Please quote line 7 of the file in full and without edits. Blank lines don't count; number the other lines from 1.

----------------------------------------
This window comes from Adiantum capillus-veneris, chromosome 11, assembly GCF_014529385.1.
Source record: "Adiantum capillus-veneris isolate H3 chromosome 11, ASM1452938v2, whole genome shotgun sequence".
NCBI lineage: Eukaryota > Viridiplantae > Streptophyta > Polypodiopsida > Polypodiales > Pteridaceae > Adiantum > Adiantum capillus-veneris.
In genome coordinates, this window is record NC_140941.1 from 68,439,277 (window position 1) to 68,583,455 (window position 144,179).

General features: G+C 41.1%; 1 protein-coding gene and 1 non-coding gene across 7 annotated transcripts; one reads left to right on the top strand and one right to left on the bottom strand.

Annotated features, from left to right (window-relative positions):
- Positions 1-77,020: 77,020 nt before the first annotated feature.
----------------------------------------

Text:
- Positions 1-77,020: 77,020 nt before the first annotated feature.